Thompson, CT: Singing on Sacred Ground
“This is like stepping back in time,” Barbara Loy says of living on Thompson Hill. The Loy home and art gallery is next to the Vernon Stiles Inn, a tavern built in 1814. Some years later, Thomas Dorr, the instigator of Dorr’s Rebellion in Rhode Island, avoided pursuing lawmen “by use of the complicated series of stairways in the old tavern.”
Across the street from the inn is an imposing brick Federalist building; it is the home of Jane Vercelli, president of the historical society, and her husband, Peter, and two sons. “The common is sacred ground to those who feel a strong belonging to what this village represents. It is a place that is not an anachronism, but is alive. It is a place where people do know each other, where people watch out for each other.”
Then she adds, “The village has a band of guardian angels” — people who are committed to maintaining its historic character. For example, the Vernon Stiles Inn was on the auction block following a fire 25 years ago, and the rumor was that it was going to be torn down and replaced by a gas station. Instead, a retiree from Massachusetts bought the inn and restored it, reopening it as a restaurant. “Extraordinary things have happened at times when they were needed,” Vercelli said. “The angels have been here.”
Every person in the crowd holds a candle with a wind shield, and people gather in small groups to light them. While flames flicker in the wintry wind, Jane Vercelli jingles her leather strip of sleigh bells, and Peter Lange begins the caroling. Singing “While Shepherds Watched Their Flocks,” the group moves from the Christmas tree to a nearby creche. Fashioned from pine slabs, it is populated by the church’s Sunday schoolers done up in Biblical garb. The Loy family’s Great Pyrenees stands in for the sheep.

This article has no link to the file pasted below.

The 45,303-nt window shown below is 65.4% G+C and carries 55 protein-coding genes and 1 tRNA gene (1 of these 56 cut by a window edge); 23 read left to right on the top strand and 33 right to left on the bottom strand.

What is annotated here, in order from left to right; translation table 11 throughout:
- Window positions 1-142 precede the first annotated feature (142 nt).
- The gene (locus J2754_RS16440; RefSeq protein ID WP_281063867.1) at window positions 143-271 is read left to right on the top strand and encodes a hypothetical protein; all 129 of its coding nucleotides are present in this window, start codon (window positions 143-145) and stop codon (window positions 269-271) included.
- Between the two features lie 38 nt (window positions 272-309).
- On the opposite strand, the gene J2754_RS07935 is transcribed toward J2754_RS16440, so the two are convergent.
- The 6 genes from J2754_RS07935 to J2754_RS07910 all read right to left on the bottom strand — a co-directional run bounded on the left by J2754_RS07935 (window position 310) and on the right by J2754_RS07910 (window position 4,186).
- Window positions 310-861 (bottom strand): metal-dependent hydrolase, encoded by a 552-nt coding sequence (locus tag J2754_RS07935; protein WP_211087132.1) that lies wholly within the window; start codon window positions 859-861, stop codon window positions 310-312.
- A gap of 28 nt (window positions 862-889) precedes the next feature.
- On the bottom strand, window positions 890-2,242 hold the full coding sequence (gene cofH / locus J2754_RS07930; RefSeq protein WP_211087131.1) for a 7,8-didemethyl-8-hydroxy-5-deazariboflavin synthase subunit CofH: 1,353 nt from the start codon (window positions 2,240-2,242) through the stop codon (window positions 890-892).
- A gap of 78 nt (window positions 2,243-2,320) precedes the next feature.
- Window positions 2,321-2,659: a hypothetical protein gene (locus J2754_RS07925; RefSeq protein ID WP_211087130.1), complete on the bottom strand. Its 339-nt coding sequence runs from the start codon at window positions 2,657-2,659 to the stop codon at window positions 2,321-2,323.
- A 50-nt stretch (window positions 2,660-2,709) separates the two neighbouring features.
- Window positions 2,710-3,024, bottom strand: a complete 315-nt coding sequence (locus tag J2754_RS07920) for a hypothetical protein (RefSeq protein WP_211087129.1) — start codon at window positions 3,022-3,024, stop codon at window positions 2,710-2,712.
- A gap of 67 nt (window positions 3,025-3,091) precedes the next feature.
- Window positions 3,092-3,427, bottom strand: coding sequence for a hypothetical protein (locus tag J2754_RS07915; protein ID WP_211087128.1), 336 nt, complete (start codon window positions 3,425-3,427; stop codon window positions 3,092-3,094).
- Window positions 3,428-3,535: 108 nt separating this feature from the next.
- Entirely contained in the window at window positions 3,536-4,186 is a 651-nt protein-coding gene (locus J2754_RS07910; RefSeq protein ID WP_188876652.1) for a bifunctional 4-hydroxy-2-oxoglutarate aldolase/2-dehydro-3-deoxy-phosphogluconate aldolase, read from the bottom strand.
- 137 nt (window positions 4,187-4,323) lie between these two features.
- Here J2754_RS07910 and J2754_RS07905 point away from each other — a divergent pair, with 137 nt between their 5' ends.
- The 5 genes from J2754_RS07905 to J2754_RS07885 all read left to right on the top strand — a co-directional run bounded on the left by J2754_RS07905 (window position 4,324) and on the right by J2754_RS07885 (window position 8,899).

One year when someone put up a creche in the Texas capitol building, the American Civil Liberties Union threatened to sue, arguing that the tableau violated the constitutional principle of separation of church and state. Ann Richards, who was later to become governor, commented at the time, “Oh, I hate to see them take that creche out of the capitol. It could be the only chance we’ll ever have to get three wise men into that building.”
No such difficulties trouble Thompson Hill. The sacred ground is church land, and the gathering carolers admire the still life composed of wise children.
Following another song at the creche, the carolers move off the common to a house behind the Vernon Stiles Inn. Paul Morgan emerges to a serenade of “We Three Kings of Orient Are.” Morgan is the “guardian angel” who rescued and restored the inn 25 years ago. Barbara Loy shakes his hand and kisses his cheek. He doffs his cap.
The carolers walk south, their candlelights strung out. They entertain an elderly woman standing on her porch with two alert Dobermans. As they gather in front of another house, Peter Lange’s voice again rises up to lead them, and their voices are no longer tentative. Singing is like running before the wind. It is something we can do naturally, and even if we do not sing with any particular skill, we let our voices ring with simple gladness at the gift of song.
The singers have found their’ natural ease, their voices lofting the carols to the residents around the common. When the group arrives, finally, at the Vernon Stiles Inn, they stand on the porch and sing “Silent Night.” Entering and passing among the diners, they offer “Away in a Manger.” The carolers wind their way to a reception room, where mulled cider and Christmas cookies await them, and they conclude with “The First Noel” and “O Come All Ye Faithful.”
“Singing is tied directly to my soul,” one of the carolers says after the last notes have died. “These songs carry through the years. When I hear ‘O Come All Ye Faithful,’ I’m a kid again. Then I’m in a huge cathedral where I first heard it. I can sing a carol, and it brings back all my Christmases.”